Every year, the launch of the new iPhone is always a popular event, to the point where periodically the tech giant needs to combat part shortages to try to get as many models into the hands of customers around the world as possible.
This year, this common problem has been exacerbated by the ongoing COVID-19 pandemic. Supply chain disruptions have led to part shortages at the worst possible time. This, coupled with the popularity of the iPhone 12 and the iPhone 12 Pro, in particular, has led to long wait times for anyone who didn’t preorder their iPhone this year.
In an effort to combat this as much as possible, Apple is taking a decidedly unique approach to production. Sources indicate that they are actually reallocating parts that were destined for newer iPad models to make up for shortages wherever they can.
Apple’s Supply Shortages: Breaking Things Down
Again, part of the problem here is that the demand for the iPhone 12 Pro, in particular, has been much higher than Apple originally anticipated. They’re having a hard time getting enough specific parts they need to complete orders. The power ships and LiDAR components are cited as big priorities.
Because of that, Apple is reallocating parts that were intended for iPad models to prioritize supply shortages. Estimates indicate that this has affected approximately two million iPad units, though it’s difficult to say if it is making up for the shortages in the way that Apple needs.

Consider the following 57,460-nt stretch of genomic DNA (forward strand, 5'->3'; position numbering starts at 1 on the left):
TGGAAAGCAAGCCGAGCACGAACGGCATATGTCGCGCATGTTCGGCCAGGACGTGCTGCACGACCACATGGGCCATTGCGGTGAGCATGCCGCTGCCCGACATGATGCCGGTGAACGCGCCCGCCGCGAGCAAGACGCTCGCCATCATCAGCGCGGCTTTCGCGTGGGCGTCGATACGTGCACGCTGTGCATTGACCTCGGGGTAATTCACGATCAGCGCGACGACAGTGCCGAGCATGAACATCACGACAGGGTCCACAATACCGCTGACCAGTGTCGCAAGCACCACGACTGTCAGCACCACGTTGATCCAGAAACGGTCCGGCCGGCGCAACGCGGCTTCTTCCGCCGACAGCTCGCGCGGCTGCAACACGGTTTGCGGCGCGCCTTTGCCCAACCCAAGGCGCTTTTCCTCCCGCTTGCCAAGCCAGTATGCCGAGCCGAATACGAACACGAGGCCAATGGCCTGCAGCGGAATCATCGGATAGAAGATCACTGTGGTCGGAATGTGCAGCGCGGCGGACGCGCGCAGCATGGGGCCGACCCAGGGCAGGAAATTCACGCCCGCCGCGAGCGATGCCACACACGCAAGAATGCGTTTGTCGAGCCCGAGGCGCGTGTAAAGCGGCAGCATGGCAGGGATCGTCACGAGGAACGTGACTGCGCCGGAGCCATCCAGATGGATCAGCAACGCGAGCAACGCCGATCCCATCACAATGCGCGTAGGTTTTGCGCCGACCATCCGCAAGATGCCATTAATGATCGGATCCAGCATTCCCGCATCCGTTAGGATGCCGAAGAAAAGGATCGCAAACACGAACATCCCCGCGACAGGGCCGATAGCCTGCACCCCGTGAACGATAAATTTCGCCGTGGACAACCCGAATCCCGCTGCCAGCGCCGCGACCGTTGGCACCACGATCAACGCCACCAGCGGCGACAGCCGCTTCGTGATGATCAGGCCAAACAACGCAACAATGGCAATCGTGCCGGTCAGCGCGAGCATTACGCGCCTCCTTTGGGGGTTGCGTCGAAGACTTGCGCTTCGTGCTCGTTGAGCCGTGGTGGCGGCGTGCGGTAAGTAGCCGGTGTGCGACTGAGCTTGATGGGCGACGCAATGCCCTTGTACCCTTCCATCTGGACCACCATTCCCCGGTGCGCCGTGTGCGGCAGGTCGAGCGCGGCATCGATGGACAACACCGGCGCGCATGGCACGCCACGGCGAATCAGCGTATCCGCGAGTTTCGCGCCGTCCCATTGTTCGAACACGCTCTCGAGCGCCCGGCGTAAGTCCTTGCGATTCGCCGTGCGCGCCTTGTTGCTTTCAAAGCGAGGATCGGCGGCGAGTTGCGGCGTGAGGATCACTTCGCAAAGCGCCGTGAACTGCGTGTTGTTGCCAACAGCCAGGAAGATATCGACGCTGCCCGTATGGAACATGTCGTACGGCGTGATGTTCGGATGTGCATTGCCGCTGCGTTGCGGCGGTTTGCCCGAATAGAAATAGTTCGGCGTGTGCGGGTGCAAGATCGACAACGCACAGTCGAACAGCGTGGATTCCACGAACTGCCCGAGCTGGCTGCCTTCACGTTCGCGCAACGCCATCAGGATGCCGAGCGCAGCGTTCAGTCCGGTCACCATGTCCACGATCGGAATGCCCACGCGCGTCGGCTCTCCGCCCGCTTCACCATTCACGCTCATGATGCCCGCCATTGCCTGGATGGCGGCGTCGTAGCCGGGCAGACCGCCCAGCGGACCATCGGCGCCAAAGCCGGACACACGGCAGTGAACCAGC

Along the same lines, Apple has reportedly asked suppliers to prepare for higher orders of older iPhones this year. They’ve already indicated that they will ship more than 20 million iPhone XR, iPhone SE, and iPhone 11 models to shelves to prepare for the upcoming holiday shopping season. Note that this is also expected to continue well into the new year.
To put that into perspective, 20 million of those units make up about 25% of ALL orders that Apple has placed for the various iPhone 12 models this year. That total number has been estimated to be between 75 and 80 million units.
The good news is that orders from consumers for those iPhone 11 and iPhone SE units are already faring much better than expected, with about 10 million having been placed up to this point.
However, if you have your heart set on a shiny new iPhone 12 Pro this year, you may not necessarily get what you want. If you’re in urgent need of an upgrade, you’ll have a much better chance of securing an older model. This isn’t necessarily a bad thing, as they’re still excellent iPhones. Apart from camera upgrades, you can still get a lot of the features of the iPhone 12 simply by upgrading to the iOS 14 operating system.
Here’s hoping that once the supply chain settles down and the COVID-19 pandemic has finally left us behind, things return to normal and this doesn’t happen again next year when Apple unveils the iPhone 13 to the world.